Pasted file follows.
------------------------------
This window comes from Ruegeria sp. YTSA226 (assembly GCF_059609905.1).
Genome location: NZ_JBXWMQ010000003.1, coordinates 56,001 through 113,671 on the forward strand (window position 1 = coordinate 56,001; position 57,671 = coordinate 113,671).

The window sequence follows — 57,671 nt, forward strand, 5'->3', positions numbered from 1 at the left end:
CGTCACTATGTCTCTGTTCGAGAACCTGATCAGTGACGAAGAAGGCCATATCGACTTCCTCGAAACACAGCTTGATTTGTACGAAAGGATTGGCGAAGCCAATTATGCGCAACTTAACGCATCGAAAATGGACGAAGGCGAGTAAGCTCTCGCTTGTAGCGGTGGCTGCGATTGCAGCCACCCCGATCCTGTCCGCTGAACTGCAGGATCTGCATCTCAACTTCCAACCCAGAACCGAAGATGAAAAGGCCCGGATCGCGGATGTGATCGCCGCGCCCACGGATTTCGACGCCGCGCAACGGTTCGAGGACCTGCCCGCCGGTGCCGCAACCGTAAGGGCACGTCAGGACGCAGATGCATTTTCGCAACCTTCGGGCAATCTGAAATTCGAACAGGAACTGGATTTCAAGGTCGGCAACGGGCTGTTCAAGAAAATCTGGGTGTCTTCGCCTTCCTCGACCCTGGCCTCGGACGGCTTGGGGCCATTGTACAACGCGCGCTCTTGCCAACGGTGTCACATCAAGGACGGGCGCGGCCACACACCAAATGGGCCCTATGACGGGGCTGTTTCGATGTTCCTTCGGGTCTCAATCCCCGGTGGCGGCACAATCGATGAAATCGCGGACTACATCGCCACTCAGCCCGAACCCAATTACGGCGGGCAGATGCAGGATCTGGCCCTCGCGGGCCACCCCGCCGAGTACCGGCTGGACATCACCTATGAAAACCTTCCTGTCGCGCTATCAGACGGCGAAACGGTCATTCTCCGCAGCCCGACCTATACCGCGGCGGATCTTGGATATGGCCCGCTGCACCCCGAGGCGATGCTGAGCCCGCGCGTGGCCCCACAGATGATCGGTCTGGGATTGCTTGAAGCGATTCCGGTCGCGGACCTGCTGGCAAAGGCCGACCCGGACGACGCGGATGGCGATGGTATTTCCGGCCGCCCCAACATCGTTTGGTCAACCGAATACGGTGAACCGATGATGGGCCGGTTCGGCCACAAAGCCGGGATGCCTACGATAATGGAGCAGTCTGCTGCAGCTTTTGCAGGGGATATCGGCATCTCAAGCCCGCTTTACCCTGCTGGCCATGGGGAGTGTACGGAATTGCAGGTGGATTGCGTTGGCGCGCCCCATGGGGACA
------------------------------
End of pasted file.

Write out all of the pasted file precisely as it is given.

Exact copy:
This window comes from Ruegeria sp. YTSA226 (assembly GCF_059609905.1).
Genome location: NZ_JBXWMQ010000003.1, coordinates 56,001 through 113,671 on the forward strand (window position 1 = coordinate 56,001; position 57,671 = coordinate 113,671).

The window sequence follows — 57,671 nt, forward strand, 5'->3', positions numbered from 1 at the left end:
CGTCACTATGTCTCTGTTCGAGAACCTGATCAGTGACGAAGAAGGCCATATCGACTTCCTCGAAACACAGCTTGATTTGTACGAAAGGATTGGCGAAGCCAATTATGCGCAACTTAACGCATCGAAAATGGACGAAGGCGAGTAAGCTCTCGCTTGTAGCGGTGGCTGCGATTGCAGCCACCCCGATCCTGTCCGCTGAACTGCAGGATCTGCATCTCAACTTCCAACCCAGAACCGAAGATGAAAAGGCCCGGATCGCGGATGTGATCGCCGCGCCCACGGATTTCGACGCCGCGCAACGGTTCGAGGACCTGCCCGCCGGTGCCGCAACCGTAAGGGCACGTCAGGACGCAGATGCATTTTCGCAACCTTCGGGCAATCTGAAATTCGAACAGGAACTGGATTTCAAGGTCGGCAACGGGCTGTTCAAGAAAATCTGGGTGTCTTCGCCTTCCTCGACCCTGGCCTCGGACGGCTTGGGGCCATTGTACAACGCGCGCTCTTGCCAACGGTGTCACATCAAGGACGGGCGCGGCCACACACCAAATGGGCCCTATGACGGGGCTGTTTCGATGTTCCTTCGGGTCTCAATCCCCGGTGGCGGCACAATCGATGAAATCGCGGACTACATCGCCACTCAGCCCGAACCCAATTACGGCGGGCAGATGCAGGATCTGGCCCTCGCGGGCCACCCCGCCGAGTACCGGCTGGACATCACCTATGAAAACCTTCCTGTCGCGCTATCAGACGGCGAAACGGTCATTCTCCGCAGCCCGACCTATACCGCGGCGGATCTTGGATATGGCCCGCTGCACCCCGAGGCGATGCTGAGCCCGCGCGTGGCCCCACAGATGATCGGTCTGGGATTGCTTGAAGCGATTCCGGTCGCGGACCTGCTGGCAAAGGCCGACCCGGACGACGCGGATGGCGATGGTATTTCCGGCCGCCCCAACATCGTTTGGTCAACCGAATACGGTGAACCGATGATGGGCCGGTTCGGCCACAAAGCCGGGATGCCTACGATAATGGAGCAGTCTGCTGCAGCTTTTGCAGGGGATATCGGCATCTCAAGCCCGCTTTACCCTGCTGGCCATGGGGAGTGTACGGAATTGCAGGTGGATTGCGTTGGCGCGCCCCATGGGGACA